This Device That Detects Malaria in 5 Seconds Is Coming to Nigeria

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Despite the fact that it is preventable and curable, malaria remains one of the most fatal diseases, especially in this part of the world, affecting around 200 million people annually. For the year 2015 alone, the World Health Organization (WHO) estimated that 438,000 people died from malaria mainly in sub-Saharan Africa.

John Lewandowski, a 26 year old PhD student in mechanical engineering at MIT, opined that early diagnosing is crucial.

“Early detection is very important, typically in the first five to seven days before symptoms arise, so that treatment can begin,” stated Lewandowski in an interview with CNNMoney.

He recently created a mechanical device RAM (Rapid Assessment of Malaria), that can detect malaria within five seconds from a drop of blood, with a motive of diagnosing malaria cheaply and quickly.

A great number of rural communities in Africa and Asia lack the medical infrastructure for conducting microscopic tests, and the diagnostic test which gives a positive or negative result can only detect malaria infection in the later stages.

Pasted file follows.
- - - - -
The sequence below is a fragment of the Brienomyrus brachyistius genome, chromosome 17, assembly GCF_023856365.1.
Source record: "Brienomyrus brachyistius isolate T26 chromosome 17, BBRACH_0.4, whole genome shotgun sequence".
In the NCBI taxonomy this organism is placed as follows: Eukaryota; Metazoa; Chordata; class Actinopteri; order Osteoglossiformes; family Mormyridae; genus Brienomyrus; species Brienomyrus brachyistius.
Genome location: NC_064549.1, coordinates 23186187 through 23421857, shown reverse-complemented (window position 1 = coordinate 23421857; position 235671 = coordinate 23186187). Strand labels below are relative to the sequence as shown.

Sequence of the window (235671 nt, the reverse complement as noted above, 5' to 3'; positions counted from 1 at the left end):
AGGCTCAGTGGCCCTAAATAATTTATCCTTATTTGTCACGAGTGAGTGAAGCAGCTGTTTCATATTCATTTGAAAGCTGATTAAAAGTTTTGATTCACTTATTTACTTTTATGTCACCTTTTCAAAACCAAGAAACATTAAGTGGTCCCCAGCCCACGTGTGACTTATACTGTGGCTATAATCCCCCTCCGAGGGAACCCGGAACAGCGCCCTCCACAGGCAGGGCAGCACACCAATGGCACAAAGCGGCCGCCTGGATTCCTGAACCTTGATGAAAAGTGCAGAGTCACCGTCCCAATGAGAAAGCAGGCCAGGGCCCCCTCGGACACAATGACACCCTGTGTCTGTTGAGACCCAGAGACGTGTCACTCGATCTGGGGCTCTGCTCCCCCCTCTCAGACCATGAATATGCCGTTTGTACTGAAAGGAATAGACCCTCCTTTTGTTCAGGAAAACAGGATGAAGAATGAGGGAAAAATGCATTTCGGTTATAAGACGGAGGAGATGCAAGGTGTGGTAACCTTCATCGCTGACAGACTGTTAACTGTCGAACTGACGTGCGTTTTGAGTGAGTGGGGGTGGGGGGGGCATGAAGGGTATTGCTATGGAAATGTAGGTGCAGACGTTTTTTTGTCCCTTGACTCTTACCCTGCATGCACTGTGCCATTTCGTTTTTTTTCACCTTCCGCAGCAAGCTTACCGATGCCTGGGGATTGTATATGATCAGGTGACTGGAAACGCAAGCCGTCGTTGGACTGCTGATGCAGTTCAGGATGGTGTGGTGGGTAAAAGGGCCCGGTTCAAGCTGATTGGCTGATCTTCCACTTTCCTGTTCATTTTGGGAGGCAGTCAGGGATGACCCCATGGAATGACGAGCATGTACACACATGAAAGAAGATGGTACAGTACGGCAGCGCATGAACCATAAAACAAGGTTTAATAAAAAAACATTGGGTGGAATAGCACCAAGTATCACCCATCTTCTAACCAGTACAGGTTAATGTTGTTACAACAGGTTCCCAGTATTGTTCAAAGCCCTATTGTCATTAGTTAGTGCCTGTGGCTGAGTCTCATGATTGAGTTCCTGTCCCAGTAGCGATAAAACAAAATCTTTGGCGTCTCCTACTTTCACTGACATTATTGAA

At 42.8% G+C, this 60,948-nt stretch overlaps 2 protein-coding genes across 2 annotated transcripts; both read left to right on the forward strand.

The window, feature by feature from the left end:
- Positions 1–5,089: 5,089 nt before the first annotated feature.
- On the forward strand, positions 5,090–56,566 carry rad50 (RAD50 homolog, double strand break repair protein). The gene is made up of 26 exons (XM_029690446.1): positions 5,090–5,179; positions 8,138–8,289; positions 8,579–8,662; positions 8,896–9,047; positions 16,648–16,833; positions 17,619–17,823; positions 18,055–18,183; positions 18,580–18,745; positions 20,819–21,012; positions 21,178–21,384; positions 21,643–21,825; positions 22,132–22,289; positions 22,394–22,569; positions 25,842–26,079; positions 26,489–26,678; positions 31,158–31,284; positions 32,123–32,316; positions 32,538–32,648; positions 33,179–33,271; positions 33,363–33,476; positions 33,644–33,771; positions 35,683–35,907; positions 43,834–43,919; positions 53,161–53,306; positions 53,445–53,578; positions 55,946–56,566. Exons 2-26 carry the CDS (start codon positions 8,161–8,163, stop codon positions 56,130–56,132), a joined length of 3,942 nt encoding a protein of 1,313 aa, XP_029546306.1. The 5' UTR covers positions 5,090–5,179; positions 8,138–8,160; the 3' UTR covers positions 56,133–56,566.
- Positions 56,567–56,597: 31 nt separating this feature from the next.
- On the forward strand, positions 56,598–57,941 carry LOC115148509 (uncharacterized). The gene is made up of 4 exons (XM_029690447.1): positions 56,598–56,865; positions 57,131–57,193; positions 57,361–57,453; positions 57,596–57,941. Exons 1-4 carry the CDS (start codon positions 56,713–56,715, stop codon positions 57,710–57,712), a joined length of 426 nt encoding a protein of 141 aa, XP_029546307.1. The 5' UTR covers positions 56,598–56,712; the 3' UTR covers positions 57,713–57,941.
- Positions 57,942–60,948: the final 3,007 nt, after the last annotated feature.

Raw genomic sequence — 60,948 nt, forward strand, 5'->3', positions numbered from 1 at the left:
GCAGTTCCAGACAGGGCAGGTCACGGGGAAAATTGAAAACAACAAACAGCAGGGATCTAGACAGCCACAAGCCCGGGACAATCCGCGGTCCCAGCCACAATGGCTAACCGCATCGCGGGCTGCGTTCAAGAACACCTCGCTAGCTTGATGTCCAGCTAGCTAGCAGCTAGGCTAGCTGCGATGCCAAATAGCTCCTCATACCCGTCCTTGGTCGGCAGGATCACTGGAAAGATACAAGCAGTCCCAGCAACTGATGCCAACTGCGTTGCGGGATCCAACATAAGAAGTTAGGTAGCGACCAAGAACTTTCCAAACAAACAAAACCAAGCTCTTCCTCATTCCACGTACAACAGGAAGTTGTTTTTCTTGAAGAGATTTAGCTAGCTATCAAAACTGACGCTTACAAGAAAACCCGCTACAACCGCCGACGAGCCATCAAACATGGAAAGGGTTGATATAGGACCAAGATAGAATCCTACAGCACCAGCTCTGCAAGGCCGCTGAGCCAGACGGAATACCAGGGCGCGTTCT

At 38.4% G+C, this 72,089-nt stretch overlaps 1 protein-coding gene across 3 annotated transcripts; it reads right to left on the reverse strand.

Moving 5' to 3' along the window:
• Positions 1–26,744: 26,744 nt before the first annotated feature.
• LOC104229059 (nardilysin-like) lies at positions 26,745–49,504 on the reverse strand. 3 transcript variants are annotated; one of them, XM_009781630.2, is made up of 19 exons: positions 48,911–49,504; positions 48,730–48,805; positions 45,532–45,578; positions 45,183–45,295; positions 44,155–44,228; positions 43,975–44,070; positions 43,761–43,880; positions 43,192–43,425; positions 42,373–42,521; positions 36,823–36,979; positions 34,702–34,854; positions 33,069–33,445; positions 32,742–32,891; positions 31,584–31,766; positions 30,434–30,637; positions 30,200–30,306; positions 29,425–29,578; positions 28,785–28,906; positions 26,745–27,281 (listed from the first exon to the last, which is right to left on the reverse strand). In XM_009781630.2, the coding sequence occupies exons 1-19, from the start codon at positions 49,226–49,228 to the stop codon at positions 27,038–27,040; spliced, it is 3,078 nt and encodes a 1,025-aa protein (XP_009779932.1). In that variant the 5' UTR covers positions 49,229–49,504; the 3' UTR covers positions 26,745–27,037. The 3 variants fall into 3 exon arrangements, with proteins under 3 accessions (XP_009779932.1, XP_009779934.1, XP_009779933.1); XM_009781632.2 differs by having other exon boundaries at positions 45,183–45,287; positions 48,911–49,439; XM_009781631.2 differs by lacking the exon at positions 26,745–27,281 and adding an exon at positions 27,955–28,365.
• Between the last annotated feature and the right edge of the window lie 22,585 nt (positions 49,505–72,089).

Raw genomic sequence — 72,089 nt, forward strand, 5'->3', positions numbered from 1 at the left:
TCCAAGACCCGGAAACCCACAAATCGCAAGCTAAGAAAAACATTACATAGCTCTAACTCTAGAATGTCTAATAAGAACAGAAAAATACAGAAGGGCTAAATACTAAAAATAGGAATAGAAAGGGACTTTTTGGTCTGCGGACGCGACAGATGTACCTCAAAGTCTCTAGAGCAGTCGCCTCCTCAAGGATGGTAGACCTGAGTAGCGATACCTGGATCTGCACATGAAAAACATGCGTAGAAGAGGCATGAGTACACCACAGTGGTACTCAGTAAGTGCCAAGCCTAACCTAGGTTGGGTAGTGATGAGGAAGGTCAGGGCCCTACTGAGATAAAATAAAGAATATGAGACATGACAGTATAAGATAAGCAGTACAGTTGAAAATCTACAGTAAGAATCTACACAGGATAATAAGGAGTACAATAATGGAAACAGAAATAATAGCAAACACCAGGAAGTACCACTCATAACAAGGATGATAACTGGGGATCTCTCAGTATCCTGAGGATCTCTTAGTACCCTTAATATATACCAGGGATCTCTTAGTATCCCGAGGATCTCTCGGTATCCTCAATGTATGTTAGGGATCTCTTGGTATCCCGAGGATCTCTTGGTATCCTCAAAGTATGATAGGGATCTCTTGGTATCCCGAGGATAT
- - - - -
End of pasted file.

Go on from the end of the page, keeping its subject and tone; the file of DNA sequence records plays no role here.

The RAM device which is made from low-cost materials can accurately detect the presence of malaria using Magneto-Optical Detection as early as a week before symptoms starts appearing. It is a battery-operated plastic box, costing about $100 to $120, and consists mainly of a small circuit board, a few magnets and a laser on the inside. Externally is an LCD screen, an SD card reader and a plastic disposable cuvette.

Disease Diagnostic Group, a company founded by Lewandowski is responsible for the production and distribution of the RAM. After carrying out clinical trials for the RAM device in India, tests results gave a 93% to 97% accuracy.

Lewandowski added that Nigerians should look forward to a new field trial this summer in which up to 5,000 patients will be tested. The exact dates and locations are yet to be disclosed.

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